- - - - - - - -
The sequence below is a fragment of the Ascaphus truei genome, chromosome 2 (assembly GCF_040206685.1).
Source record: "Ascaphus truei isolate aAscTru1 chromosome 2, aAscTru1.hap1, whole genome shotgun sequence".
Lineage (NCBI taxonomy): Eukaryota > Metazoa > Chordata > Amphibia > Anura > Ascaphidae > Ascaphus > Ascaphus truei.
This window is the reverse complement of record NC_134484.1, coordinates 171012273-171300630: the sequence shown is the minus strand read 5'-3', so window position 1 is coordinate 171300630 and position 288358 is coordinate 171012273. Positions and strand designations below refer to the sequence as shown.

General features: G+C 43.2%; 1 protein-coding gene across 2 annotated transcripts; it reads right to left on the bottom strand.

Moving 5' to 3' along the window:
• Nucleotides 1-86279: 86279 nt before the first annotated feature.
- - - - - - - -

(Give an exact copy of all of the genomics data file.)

The sequence below is a fragment of the Ascaphus truei genome, chromosome 2 (assembly GCF_040206685.1).
Source record: "Ascaphus truei isolate aAscTru1 chromosome 2, aAscTru1.hap1, whole genome shotgun sequence".
Lineage (NCBI taxonomy): Eukaryota > Metazoa > Chordata > Amphibia > Anura > Ascaphidae > Ascaphus > Ascaphus truei.
This window is the reverse complement of record NC_134484.1, coordinates 171012273-171300630: the sequence shown is the minus strand read 5'-3', so window position 1 is coordinate 171300630 and position 288358 is coordinate 171012273. Positions and strand designations below refer to the sequence as shown.

General features: G+C 43.2%; 1 protein-coding gene across 2 annotated transcripts; it reads right to left on the bottom strand.

Moving 5' to 3' along the window:
• Nucleotides 1-86279: 86279 nt before the first annotated feature.